Simon, a young German doctor, who is living and working in Marseille, doesn't give any news. His apartment is empty. Valerie, his mother, is desperate to find him and travels to France. She asks Jens, the former boyfriend of Simon, to help her out on this research. But one trace after another dissolves into thin air. Is Simon just travelling or does he not want to be disturbed? In his college Camille and the young car salesman Jalil Valerie finally finds two people, who both in their specific ways have an extraordinary relationship with Simon, which they deny in the beginning. For Valerie and Jens the trip develops into a more and more personal conflict. Who is Simon really and who knows him better?
A race against time
No one disappears just like that. There must be some reason, I think. A plan, or a clue. Where does one start searching? Who can read the signs properly? A race against time begins. But above all a striving for the truth – in a foreign language and an unfamiliar city that sets conditions of its own.
“One could so easily go missing”
The script for your film is based on a true-life occurrence. How much of the story is purely fictional?
The starting point was a story a friend told me. The mother of a former roommate had called him to find out something about her son, with whom she’d lost contact. It was a striking moment: the two of them didn’t really have any connection to each other, but the mother didn’t know what else to do other than contact him. For my film, I replaced this woman with my own mother and developed a similar scenario – and why not, one could so easily go missing… The joint search in Marseilles they undertake in the film, however, didn’t happen in reality.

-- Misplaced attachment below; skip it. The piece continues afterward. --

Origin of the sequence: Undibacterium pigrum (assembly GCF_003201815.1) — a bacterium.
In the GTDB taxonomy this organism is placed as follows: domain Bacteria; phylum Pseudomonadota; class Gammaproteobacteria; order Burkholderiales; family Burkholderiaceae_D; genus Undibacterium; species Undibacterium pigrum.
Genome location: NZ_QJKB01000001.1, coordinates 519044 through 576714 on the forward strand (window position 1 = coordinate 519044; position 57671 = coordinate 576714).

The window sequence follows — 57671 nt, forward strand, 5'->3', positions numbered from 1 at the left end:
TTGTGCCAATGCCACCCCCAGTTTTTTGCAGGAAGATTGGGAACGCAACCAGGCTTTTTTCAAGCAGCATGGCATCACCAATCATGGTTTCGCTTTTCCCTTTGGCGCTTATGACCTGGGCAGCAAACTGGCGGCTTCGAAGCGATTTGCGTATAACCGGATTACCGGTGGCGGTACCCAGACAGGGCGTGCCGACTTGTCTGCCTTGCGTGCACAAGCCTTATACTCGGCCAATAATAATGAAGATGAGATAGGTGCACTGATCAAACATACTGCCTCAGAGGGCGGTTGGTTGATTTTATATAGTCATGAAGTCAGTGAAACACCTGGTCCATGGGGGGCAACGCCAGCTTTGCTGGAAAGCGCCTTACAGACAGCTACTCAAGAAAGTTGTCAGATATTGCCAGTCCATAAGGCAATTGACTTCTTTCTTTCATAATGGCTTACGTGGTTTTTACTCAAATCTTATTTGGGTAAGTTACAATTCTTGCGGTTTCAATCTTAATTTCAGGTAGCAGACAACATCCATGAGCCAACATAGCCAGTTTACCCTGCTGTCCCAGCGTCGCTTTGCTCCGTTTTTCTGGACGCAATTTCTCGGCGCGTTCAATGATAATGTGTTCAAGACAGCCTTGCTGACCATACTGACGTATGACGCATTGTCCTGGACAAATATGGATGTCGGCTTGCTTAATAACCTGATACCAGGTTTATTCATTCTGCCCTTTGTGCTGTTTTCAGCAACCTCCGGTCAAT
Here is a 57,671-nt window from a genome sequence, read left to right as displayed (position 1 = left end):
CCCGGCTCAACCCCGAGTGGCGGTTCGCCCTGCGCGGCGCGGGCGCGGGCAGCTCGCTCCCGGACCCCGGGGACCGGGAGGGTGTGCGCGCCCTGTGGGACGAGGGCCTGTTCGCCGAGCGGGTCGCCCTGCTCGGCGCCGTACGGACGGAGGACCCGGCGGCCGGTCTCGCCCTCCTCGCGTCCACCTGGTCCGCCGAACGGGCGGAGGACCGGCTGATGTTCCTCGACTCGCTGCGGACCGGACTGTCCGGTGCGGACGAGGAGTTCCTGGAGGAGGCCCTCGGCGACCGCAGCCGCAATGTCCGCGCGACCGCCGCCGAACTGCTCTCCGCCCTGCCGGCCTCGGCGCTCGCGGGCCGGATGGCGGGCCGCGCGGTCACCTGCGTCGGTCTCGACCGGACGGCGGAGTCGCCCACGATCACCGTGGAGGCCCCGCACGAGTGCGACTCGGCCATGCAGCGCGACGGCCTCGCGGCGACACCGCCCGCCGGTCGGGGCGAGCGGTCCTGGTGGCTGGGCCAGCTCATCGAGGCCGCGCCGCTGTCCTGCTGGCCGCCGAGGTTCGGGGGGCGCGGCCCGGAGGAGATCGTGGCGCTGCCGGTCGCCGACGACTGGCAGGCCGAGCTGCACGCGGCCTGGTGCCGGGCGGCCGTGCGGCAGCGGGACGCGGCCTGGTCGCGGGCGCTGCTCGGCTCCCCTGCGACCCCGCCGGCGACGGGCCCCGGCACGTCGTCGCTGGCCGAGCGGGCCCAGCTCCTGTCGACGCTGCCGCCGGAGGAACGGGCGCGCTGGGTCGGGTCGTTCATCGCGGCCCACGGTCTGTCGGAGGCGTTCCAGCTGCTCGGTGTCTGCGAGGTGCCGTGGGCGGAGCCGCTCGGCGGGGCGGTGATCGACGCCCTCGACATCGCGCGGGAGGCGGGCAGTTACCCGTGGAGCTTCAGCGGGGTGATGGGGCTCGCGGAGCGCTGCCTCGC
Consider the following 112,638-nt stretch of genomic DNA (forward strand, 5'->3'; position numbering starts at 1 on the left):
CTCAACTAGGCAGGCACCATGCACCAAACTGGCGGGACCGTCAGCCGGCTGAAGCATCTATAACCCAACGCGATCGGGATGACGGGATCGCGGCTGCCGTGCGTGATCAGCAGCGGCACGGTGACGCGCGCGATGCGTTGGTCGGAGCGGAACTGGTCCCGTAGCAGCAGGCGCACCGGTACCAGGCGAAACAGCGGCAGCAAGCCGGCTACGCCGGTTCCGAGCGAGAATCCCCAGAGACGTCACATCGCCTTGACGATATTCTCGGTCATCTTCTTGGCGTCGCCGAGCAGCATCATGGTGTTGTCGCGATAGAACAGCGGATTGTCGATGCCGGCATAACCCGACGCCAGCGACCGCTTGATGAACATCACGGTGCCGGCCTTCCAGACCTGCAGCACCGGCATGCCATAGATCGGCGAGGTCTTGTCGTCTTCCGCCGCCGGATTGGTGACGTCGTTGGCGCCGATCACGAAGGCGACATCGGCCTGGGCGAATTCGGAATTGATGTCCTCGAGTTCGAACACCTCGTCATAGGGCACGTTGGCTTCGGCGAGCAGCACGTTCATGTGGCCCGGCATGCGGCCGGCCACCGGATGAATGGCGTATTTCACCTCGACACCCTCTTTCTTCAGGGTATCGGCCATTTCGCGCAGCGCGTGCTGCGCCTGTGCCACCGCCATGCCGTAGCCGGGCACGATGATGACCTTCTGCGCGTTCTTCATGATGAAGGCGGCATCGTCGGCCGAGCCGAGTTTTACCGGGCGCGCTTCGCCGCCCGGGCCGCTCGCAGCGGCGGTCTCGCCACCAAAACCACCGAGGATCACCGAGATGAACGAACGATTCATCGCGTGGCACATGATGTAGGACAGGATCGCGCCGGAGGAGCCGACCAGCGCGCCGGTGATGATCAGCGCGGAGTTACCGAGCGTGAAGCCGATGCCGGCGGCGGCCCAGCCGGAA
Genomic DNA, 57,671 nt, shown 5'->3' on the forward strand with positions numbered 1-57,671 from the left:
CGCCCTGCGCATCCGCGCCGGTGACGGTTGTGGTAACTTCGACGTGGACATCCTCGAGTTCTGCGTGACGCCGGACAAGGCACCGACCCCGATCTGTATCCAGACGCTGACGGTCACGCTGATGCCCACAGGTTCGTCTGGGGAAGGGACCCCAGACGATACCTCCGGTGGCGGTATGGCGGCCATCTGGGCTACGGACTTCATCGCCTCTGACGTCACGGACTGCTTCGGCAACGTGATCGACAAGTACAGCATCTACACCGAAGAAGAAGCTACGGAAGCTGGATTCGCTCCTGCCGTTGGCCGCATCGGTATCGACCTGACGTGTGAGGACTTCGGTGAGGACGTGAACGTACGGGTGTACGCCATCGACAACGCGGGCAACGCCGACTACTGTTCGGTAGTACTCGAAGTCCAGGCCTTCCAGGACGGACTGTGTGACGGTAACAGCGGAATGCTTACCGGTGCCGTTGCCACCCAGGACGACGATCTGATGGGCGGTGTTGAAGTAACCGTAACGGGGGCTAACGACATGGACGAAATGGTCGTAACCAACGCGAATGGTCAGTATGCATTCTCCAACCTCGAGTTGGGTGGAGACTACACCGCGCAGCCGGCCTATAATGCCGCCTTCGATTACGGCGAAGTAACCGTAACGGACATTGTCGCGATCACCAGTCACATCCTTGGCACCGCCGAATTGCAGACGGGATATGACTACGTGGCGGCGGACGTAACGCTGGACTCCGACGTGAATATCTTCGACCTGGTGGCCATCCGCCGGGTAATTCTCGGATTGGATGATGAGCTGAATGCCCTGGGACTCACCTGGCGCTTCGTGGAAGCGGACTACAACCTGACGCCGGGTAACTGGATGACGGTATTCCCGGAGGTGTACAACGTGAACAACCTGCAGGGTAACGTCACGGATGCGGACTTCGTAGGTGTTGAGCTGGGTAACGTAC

Why did you choose Marseilles as the backdrop for your film? Did you consider other cities?
Marseilles was the starting point of my research from the beginning. For me, the search for locations and characters was like a documentary reconstruction that is carried out in a way by the characters Valerie and Jens. Of course we thought about other locations, but the size of Marseilles, the language spoken there, its special situation as a port, providing the possibility of “fleeing” from Europe to Africa – all of this ultimately tipped the scales.
Are Valerie and Jens really seeking the same thing?
At first it looks as if Jens isn’t seeking anything. He keeps underscoring that everything is “normal” and invoking his friend’s autonomy. It takes quite awhile before he admits to himself that he, too, knows only individual facets of Simon. There is also a prior history between Valerie and Jens that becomes more and more evident over the course of the film. So the search for Simon also increasingly becomes a search for mutual respect.
How do you see the end of the film: will Valerie and Jens continue their relationship in Germany, or will they never see each other again?
My guess is that they’ll see each other at least one more time, because there are still some things they need to talk through. But I’m not so sure what will happen after that. They lead such different lives.
Year of Presentation2011
Year of Production2011
CastCorinna Harfouch, Nico Rogner, Trystan Pütter, Valérie Leroy, Mehdi Dehbi, Mireille Perrier, Géraldine Loup, Dominique Ratonnat, Manuel Diaz
Production CompanySchramm Film Koerner & Weber, Berlin
Berlinale CategoryFeature Film
pictures from the movie
Jan Krüger was born in Aachen on March 23, 1973. He studied physics, social sciences, and education at the RWTH Aachen and later at the Academy of Media Arts (KHM), Cologne. From 2005 to 2006 he completed a master class at the Binger Filmlab in Amsterdam. In 1999, he shot his first film, the music video Die Verführung von Engeln; the short feature The Whiz Kids followed in 2001. Along with his work as a filmmaker, since 2006 he has also been a lecturer in film directing and screenwriting at the KHM Cologne.
2009 Rückenwind | 2016 Die Geschwister